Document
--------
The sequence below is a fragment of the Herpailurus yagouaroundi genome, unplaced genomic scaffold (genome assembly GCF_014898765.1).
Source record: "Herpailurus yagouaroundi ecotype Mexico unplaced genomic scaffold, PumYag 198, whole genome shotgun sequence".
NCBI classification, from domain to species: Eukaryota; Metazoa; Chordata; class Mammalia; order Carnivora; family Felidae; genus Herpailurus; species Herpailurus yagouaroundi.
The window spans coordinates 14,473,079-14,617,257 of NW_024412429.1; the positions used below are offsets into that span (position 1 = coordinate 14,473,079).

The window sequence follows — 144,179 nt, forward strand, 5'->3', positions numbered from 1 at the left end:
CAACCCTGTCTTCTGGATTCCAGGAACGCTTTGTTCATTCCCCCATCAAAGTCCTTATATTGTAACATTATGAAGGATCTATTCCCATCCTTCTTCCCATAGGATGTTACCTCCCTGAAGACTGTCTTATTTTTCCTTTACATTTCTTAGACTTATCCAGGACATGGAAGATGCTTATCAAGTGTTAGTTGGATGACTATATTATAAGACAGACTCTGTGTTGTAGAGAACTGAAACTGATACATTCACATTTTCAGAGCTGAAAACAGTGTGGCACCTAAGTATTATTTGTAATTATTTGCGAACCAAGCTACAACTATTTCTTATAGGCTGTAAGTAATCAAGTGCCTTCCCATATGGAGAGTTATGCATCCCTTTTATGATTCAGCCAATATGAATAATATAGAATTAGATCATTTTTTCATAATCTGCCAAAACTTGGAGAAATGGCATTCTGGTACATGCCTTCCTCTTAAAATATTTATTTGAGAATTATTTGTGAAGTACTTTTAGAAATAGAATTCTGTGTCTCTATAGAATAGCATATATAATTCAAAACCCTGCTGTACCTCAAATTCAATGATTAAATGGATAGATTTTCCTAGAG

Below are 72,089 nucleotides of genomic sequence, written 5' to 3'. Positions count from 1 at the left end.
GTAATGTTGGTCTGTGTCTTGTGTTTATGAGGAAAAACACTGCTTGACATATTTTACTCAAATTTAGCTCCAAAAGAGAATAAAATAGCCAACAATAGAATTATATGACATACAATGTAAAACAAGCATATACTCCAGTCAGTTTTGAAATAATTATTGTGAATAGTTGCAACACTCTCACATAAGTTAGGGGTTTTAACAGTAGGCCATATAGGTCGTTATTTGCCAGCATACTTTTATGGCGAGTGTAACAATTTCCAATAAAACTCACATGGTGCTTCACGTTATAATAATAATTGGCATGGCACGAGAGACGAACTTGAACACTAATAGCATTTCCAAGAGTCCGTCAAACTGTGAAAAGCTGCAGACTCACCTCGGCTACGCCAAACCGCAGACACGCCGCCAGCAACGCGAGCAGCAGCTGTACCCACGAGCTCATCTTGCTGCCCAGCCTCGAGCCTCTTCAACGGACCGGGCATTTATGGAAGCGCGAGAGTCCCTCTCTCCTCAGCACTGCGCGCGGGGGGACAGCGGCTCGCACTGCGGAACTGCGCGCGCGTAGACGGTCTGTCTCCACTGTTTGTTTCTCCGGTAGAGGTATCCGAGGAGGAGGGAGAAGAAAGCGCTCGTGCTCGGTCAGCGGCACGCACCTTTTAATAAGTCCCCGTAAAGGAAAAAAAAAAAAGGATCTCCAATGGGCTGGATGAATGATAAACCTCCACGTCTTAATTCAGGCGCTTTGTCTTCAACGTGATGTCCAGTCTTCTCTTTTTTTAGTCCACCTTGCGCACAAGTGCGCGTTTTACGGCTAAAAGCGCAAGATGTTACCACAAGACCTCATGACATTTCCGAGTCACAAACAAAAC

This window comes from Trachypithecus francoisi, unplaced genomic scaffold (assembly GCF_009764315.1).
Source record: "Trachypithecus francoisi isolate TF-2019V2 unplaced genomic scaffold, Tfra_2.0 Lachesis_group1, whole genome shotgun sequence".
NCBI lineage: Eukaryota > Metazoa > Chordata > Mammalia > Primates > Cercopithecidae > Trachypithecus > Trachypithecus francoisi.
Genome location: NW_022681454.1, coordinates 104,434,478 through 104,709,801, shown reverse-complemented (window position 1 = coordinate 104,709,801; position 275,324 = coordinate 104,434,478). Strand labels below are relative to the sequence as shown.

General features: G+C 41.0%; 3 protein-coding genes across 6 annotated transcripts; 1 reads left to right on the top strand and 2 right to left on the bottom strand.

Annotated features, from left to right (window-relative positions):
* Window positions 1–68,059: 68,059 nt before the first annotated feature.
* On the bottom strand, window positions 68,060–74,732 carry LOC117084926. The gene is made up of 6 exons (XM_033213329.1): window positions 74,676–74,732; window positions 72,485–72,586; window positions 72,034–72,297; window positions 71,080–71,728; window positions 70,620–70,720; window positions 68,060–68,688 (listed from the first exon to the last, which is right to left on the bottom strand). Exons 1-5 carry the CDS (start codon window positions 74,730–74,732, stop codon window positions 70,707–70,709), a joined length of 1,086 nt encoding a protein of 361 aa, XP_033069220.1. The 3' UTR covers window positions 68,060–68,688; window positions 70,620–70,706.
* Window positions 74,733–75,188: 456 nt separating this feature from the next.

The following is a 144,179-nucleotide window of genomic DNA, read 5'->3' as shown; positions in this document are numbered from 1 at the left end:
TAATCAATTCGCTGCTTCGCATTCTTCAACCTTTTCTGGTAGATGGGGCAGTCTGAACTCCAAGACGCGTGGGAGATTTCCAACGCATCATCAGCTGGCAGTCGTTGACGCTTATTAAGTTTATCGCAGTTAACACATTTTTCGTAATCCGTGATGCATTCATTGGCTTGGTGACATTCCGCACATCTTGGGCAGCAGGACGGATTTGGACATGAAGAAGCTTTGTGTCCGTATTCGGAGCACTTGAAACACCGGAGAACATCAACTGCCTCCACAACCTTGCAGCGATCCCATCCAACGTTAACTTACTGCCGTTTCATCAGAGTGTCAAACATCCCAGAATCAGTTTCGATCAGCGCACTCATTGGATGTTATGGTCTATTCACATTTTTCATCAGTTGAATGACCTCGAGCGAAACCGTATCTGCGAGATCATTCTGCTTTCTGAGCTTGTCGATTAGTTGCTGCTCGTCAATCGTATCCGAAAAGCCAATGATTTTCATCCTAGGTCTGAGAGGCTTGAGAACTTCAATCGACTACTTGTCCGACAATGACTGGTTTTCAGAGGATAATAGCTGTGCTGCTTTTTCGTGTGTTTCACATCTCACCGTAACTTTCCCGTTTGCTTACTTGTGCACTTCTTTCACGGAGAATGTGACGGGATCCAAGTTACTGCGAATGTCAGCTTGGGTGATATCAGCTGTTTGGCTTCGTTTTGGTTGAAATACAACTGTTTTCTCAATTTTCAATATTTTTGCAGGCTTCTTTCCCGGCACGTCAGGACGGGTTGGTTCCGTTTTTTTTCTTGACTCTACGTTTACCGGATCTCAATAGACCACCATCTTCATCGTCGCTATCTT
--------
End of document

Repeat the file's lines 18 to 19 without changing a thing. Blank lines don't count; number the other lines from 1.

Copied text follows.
The following is a 144,179-nucleotide window of genomic DNA, read 5'->3' as shown; positions in this document are numbered from 1 at the left end:
TAATCAATTCGCTGCTTCGCATTCTTCAACCTTTTCTGGTAGATGGGGCAGTCTGAACTCCAAGACGCGTGGGAGATTTCCAACGCATCATCAGCTGGCAGTCGTTGACGCTTATTAAGTTTATCGCAGTTAACACATTTTTCGTAATCCGTGATGCATTCATTGGCTTGGTGACATTCCGCACATCTTGGGCAGCAGGACGGATTTGGACATGAAGAAGCTTTGTGTCCGTATTCGGAGCACTTGAAACACCGGAGAACATCAACTGCCTCCACAACCTTGCAGCGATCCCATCCAACGTTAACTTACTGCCGTTTCATCAGAGTGTCAAACATCCCAGAATCAGTTTCGATCAGCGCACTCATTGGATGTTATGGTCTATTCACATTTTTCATCAGTTGAATGACCTCGAGCGAAACCGTATCTGCGAGATCATTCTGCTTTCTGAGCTTGTCGATTAGTTGCTGCTCGTCAATCGTATCCGAAAAGCCAATGATTTTCATCCTAGGTCTGAGAGGCTTGAGAACTTCAATCGACTACTTGTCCGACAATGACTGGTTTTCAGAGGATAATAGCTGTGCTGCTTTTTCGTGTGTTTCACATCTCACCGTAACTTTCCCGTTTGCTTACTTGTGCACTTCTTTCACGGAGAATGTGACGGGATCCAAGTTACTGCGAATGTCAGCTTGGGTGATATCAGCTGTTTGGCTTCGTTTTGGTTGAAATACAACTGTTTTCTCAATTTTCAATATTTTTGCAGGCTTCTTTCCCGGCACGTCAGGACGGGTTGGTTCCGTTTTTTTTCTTGACTCTACGTTTACCGGATCTCAATAGACCACCATCTTCATCGTCGCTATCTT